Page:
A Declaration of the Immediate Causes Which Induce and Justify the Secession of the State of Mississippi from the Federal Union

A Declaration of the Immediate Causes Which Induce and Justify the Secession of the State of Mississippi from the Federal Union

What reasons does the declaration of secession give for secession? Which are most important? The declaration of secession speaks of rights. What rights is it referring to? What is the origin of these rights?
How similar is the argument of the secession Declaration to the argument for revolution in the Declaration of Independence?

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Introduction

Abraham Lincoln’s electoral victory on the Republican ticket in 1860 was seen by some southerners as a decisive shift toward the North as the dominant power in national politics and as an unacceptable threat to the South’s slave-based way of life (See Speech on the Oregon Bill and “Mud Sill” Speech). The governments of South Carolina, Mississippi, Florida, Alabama, Georgia, Louisiana, and Texas responded by declaring their intention to secede from the Union in December and January, 1860–1861. Texas, Virginia, Arkansas, North Carolina, and Tennessee joined them by June, 1861. Each of these states passed a resolution outlining the justifications for their action; as in the case of Mississippi, these tended to emphasize the centrality of slavery as an institution to the Southern way of life (see Dew in Appendix G) and to paint northern policies as not only a political but an existential threat to that way of life. See Appendix C for figures showing a correlation between the size of a state’s slave population and the precedence of its secession ordinance.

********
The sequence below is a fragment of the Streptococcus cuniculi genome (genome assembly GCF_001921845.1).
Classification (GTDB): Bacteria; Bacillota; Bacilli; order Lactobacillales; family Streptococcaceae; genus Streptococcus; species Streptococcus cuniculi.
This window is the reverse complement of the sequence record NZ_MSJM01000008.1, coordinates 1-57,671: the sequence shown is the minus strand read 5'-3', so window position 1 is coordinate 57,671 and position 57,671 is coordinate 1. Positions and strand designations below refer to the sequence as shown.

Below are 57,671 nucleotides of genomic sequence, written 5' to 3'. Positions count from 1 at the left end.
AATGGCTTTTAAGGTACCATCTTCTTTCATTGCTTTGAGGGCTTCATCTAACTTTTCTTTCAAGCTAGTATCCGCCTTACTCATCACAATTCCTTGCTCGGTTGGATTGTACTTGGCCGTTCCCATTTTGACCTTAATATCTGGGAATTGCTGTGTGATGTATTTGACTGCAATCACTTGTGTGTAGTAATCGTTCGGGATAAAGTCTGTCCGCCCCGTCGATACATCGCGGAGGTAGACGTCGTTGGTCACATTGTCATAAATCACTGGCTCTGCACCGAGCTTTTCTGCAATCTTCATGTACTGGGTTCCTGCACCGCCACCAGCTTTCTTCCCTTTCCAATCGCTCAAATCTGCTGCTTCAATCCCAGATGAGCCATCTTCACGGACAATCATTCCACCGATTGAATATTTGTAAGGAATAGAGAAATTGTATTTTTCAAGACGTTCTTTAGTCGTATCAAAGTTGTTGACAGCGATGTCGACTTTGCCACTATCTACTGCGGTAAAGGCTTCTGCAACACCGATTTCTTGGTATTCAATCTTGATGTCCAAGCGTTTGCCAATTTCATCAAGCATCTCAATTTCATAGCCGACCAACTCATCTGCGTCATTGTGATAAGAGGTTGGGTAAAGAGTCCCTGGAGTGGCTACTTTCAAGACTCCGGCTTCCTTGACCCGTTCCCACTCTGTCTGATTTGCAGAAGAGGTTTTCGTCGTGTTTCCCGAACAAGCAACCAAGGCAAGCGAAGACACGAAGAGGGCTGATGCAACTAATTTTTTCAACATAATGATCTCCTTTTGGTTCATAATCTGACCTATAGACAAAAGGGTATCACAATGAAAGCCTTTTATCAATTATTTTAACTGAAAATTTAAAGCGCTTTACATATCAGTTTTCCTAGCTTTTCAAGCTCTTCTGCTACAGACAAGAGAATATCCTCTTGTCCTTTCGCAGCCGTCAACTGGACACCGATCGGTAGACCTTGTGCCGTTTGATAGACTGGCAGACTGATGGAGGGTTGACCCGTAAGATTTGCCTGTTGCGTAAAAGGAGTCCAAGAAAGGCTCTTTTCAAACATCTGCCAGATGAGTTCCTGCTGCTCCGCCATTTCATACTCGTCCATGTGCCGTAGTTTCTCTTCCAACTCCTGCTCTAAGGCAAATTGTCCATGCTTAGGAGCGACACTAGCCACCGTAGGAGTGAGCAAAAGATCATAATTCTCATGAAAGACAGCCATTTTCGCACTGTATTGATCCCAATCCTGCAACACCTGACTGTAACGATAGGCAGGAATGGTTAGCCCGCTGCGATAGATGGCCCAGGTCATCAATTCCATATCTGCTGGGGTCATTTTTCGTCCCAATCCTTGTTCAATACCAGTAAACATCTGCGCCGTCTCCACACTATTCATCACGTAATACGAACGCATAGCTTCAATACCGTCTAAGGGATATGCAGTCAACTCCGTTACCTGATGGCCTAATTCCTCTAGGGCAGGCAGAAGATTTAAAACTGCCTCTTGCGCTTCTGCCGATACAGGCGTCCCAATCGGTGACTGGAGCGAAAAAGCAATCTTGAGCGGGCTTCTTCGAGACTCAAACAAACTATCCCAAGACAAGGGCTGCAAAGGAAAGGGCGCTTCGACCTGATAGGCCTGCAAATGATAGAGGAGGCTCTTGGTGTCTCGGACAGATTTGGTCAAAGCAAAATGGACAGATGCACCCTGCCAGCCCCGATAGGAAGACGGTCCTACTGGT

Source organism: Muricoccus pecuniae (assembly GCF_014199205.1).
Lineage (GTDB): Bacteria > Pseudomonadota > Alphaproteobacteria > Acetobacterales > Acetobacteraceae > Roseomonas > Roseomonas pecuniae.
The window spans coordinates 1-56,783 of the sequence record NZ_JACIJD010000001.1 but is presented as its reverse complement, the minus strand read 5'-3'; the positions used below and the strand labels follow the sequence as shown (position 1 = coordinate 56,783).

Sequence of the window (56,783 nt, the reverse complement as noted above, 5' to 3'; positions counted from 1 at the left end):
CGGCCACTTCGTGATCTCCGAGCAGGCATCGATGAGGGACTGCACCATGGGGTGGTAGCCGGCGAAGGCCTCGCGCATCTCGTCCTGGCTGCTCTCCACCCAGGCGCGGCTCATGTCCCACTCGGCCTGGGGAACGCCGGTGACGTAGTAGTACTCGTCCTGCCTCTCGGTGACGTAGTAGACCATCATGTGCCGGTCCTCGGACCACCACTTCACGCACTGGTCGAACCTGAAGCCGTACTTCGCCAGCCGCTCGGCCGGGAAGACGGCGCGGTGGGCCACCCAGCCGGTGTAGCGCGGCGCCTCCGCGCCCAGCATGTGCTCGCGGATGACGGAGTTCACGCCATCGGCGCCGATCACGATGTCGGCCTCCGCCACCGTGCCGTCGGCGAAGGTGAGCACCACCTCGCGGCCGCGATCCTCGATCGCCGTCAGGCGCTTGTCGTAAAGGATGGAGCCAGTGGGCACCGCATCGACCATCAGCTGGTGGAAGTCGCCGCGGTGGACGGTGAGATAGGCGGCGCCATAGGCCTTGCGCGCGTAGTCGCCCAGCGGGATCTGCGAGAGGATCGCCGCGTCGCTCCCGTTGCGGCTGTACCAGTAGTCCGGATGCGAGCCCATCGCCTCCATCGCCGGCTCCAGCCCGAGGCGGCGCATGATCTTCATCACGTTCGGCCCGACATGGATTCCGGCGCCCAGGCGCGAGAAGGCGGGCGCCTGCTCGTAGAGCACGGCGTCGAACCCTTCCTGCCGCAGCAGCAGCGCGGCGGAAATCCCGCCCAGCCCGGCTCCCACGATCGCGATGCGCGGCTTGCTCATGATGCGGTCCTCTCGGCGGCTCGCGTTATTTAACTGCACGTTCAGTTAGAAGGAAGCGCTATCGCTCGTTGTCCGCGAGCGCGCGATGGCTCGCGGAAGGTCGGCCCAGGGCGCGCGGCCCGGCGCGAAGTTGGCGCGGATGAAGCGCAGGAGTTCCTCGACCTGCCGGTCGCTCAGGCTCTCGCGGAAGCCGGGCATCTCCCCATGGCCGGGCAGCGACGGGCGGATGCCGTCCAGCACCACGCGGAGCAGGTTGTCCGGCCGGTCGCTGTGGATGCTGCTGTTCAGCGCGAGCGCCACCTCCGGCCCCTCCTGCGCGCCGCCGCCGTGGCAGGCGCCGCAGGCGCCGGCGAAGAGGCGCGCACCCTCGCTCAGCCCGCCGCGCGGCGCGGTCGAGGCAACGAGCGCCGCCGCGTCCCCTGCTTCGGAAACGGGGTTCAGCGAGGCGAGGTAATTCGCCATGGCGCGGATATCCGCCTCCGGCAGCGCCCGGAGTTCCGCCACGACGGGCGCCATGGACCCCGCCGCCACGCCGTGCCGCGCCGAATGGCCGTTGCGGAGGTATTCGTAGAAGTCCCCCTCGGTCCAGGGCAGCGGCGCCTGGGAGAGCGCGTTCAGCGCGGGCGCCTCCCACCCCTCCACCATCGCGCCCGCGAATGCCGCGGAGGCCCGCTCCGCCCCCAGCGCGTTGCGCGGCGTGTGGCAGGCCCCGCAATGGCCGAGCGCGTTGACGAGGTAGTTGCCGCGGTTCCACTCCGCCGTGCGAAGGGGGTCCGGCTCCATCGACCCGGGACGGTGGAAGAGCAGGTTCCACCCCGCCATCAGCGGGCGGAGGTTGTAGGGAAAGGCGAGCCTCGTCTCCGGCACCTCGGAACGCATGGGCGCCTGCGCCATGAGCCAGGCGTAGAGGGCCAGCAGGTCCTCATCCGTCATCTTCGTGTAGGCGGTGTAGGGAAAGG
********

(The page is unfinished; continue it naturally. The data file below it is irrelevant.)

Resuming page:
—David Tucker

Source: Journal of the State Convention (Jackson, MS: E. Barksdale, State Printer, 1861), pp. 86- 88.


In the momentous step which our State has taken of dissolving its connection with the government of which we so long formed a part, it is but just that we should declare the prominent reasons which have induced our course.

Our position is thoroughly identified with the institution of slavery—the greatest material interest of the world. Its labor supplies the product which constitutes by far the largest and most important portions of commerce of the earth. These products are peculiar to the climate verging on the tropical regions, and by an imperious law of nature, none but the black race can bear exposure to the tropical sun. These products have become necessities of the world, and a blow at slavery is a blow at commerce and civilization. That blow has been long aimed at the institution, and was at the point of reaching its consummation. There was no choice left us but submission to the mandates of abolition, or a dissolution of the Union, whose principles had been subverted to work out our ruin.

That we do not overstate the dangers to our institution, a reference to a few facts will sufficiently prove.

The hostility to this institution commenced before the adoption of the Constitution, and was manifested in the well-known Ordinance of 1787, in regard to the Northwestern Territory.